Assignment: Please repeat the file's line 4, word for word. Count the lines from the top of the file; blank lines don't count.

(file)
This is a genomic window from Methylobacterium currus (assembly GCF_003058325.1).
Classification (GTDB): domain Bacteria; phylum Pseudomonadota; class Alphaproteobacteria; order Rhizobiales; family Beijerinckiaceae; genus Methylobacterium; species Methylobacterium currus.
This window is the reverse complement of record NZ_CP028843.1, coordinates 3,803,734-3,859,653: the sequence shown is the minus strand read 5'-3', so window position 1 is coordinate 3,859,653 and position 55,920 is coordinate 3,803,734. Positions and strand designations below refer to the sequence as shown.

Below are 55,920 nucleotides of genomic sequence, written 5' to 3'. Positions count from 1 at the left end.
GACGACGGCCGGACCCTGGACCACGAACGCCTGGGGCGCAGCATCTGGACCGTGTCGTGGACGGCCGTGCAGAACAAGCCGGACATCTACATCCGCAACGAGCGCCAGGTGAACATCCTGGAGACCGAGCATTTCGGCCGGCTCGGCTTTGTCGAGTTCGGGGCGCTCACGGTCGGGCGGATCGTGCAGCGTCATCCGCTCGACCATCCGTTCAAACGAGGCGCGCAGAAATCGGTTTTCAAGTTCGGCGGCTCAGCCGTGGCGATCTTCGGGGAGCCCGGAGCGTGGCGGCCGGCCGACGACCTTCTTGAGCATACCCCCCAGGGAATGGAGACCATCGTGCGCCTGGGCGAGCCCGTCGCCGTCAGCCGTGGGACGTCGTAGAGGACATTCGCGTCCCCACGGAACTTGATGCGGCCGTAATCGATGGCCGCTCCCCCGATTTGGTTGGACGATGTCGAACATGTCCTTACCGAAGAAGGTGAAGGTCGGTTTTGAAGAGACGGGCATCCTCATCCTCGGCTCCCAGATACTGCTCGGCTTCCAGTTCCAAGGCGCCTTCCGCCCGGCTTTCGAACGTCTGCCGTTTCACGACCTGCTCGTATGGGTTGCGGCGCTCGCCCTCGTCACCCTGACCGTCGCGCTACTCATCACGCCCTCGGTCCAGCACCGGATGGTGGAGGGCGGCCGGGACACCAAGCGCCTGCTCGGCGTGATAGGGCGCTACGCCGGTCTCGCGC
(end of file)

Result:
Below are 55,920 nucleotides of genomic sequence, written 5' to 3'. Positions count from 1 at the left end.